Once Blu-ray Discs are imported, with the disc in a drive on the network, playback is better and faster than any Blu-ray player I’ve used. Even Java-intensive discs start up in seconds. Tired of skipping past 10 screens of warnings and trailers just so your kids can watch WALL-E for the 29th time? Kaleidescape goes directly to the movie and skips all the junk. So, imported Blu-ray movies start in seconds—single-digit seconds. Fox Blu-ray Discs are among the slowest-loading discs out there. Fantastic Mr. Fox takes about a minute and a half to load on my OPPO BDP-83, but the imported version starts on the Kaleidescape in less than 20 seconds. And most imported Blu-ray movies start much faster. You can also stop a movie and then resume play where you left off even if the disc isn’t Java-encoded to perform that function. I know of no other BD player of any type that can defeat either of those annoyances. Overall, even though I was putting a disc in the tray, interacting with my BD library and watching BD movies on the Kaleidescape system was still a vastly improved experience over using a standalone player.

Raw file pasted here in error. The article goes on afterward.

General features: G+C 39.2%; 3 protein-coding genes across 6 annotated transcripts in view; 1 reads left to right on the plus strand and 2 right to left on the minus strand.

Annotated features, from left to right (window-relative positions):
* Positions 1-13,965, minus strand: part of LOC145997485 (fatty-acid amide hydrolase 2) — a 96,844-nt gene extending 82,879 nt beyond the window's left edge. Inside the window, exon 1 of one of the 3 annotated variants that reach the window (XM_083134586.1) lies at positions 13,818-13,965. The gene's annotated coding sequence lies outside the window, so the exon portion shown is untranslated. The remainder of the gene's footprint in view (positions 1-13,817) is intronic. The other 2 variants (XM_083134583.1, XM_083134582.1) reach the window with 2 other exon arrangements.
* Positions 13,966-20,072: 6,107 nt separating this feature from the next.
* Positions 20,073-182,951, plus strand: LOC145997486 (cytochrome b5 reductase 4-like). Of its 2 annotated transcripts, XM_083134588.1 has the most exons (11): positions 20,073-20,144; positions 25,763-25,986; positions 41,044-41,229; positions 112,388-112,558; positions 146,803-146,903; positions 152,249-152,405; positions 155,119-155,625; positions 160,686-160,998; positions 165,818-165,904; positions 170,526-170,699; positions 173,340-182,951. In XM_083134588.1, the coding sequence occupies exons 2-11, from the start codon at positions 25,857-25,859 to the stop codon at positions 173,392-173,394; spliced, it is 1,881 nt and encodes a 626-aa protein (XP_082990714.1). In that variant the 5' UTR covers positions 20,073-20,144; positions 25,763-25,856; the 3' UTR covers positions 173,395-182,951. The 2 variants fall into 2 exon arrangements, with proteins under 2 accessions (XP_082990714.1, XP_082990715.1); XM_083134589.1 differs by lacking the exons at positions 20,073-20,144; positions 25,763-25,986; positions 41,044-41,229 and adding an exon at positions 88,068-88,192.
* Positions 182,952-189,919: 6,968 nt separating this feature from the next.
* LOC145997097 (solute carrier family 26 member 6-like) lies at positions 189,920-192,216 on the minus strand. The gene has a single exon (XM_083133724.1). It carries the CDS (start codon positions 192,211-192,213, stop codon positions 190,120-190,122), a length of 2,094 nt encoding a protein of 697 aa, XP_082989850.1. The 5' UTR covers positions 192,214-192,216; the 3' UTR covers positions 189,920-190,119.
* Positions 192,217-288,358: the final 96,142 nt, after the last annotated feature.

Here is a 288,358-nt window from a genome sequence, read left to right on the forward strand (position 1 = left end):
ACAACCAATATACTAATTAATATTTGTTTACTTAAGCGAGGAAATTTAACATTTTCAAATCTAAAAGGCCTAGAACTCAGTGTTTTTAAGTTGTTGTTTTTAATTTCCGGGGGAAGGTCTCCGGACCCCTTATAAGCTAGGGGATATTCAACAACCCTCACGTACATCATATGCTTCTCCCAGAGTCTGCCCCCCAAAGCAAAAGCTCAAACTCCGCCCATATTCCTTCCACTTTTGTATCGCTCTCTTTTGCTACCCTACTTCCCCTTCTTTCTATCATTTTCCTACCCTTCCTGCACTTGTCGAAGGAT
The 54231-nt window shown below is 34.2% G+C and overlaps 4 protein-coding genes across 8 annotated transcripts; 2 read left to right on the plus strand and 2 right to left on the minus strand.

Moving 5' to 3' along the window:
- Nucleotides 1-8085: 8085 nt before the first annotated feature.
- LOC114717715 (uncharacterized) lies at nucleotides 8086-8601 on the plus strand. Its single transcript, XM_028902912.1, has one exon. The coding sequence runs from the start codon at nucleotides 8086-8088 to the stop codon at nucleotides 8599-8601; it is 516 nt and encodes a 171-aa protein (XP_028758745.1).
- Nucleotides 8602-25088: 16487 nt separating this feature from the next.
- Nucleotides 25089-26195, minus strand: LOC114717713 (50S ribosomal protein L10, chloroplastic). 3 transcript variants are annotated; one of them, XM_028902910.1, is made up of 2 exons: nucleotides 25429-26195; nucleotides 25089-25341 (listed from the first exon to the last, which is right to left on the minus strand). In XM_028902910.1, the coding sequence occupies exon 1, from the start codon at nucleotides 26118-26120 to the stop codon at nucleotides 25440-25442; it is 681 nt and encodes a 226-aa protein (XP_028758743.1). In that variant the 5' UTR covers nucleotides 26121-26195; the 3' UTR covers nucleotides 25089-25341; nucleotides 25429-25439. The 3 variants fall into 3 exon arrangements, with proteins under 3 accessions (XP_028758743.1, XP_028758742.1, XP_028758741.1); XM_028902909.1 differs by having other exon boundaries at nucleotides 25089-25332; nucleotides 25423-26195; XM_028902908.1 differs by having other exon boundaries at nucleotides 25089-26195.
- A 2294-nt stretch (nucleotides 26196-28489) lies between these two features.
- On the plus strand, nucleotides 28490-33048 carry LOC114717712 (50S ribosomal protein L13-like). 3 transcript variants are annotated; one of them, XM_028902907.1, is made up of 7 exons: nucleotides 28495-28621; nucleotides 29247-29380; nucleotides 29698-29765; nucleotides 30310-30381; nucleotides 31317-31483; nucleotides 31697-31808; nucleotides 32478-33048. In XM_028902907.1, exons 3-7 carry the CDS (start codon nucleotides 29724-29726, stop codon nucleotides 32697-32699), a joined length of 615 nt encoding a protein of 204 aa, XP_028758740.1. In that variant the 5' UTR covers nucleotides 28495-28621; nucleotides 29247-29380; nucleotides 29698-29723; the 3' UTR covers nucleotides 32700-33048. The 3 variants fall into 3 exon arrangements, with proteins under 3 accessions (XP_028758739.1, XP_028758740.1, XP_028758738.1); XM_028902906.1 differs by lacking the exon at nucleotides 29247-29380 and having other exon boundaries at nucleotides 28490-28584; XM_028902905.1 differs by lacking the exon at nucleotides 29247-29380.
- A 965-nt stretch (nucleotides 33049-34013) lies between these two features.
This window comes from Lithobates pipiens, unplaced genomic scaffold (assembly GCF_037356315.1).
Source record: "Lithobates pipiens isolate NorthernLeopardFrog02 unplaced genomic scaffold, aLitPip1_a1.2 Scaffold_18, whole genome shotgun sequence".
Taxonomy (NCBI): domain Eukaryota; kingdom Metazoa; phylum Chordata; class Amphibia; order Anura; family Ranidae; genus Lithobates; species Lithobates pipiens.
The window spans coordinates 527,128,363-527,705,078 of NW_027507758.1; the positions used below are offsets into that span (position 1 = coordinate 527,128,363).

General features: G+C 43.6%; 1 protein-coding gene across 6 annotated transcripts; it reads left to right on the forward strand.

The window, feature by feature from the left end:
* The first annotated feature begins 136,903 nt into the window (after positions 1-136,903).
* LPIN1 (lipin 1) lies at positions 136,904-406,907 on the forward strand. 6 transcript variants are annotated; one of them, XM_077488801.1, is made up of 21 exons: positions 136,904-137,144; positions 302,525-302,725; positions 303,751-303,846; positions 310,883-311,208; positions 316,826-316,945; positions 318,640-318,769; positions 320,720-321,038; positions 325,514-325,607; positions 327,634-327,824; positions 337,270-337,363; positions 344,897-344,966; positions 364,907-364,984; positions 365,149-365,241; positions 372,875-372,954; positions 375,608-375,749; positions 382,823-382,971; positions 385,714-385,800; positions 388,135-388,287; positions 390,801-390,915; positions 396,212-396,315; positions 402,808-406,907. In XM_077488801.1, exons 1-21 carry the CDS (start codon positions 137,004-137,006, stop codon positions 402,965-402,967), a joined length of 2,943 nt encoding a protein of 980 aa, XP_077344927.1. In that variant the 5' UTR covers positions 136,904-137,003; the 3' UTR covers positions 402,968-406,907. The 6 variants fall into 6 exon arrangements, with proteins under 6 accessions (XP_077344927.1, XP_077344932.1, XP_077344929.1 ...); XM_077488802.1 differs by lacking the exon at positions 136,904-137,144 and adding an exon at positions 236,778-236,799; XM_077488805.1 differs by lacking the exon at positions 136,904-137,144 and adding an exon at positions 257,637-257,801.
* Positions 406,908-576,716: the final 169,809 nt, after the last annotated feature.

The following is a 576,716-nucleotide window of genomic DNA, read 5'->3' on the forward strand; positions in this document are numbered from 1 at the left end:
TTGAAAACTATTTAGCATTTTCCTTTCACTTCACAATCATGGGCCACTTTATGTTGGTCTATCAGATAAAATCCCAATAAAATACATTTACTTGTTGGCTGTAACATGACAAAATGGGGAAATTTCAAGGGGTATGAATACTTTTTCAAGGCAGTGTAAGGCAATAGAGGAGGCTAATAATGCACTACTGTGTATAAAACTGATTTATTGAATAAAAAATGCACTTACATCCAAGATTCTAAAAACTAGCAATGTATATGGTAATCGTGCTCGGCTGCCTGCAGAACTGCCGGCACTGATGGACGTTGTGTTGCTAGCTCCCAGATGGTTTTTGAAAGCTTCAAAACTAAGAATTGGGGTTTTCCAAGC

When I tested the M500’s pure performance like a standalone player (i.e., playing back from the disc tray, not an import), it yielded fantastic results. Disney’s Ratatouille, a notorious boot-time stress test, revealed that the M500 tracks within a few seconds of my OPPO, meaning it’s quite fast. I tested its video processing converting both 480i and 1080i to 1080p with our usual battery of Video Test Bench testing (note that this would apply to standalone disc playback and playback of imported Blu-rays and DVDs). I saw excellent results from both standard- and high-definition discs. Rolled-off chroma response at the highest frequencies was the only blemish, and nothing I saw on any program material—DVD- or Blu-ray-sourced—showed anything less than pristine performance. One note, though: Your installer will use a PC/Web browser interface to set up the Kaleidescape. The system defaults to clipping black and white levels over HDMI and overenhancing upconverted DVDs. For the performance I describe here, make sure your installer enables blacker than black/whiter than white, selects None for Detail Enhancement, and allows Deep Color. The M500 doesn’t offer onboard lossless audio decoding for Dolby TrueHD and DTS-HD Master Audio, so I engaged bitstream output for the lossless formats from the PC/browser setup.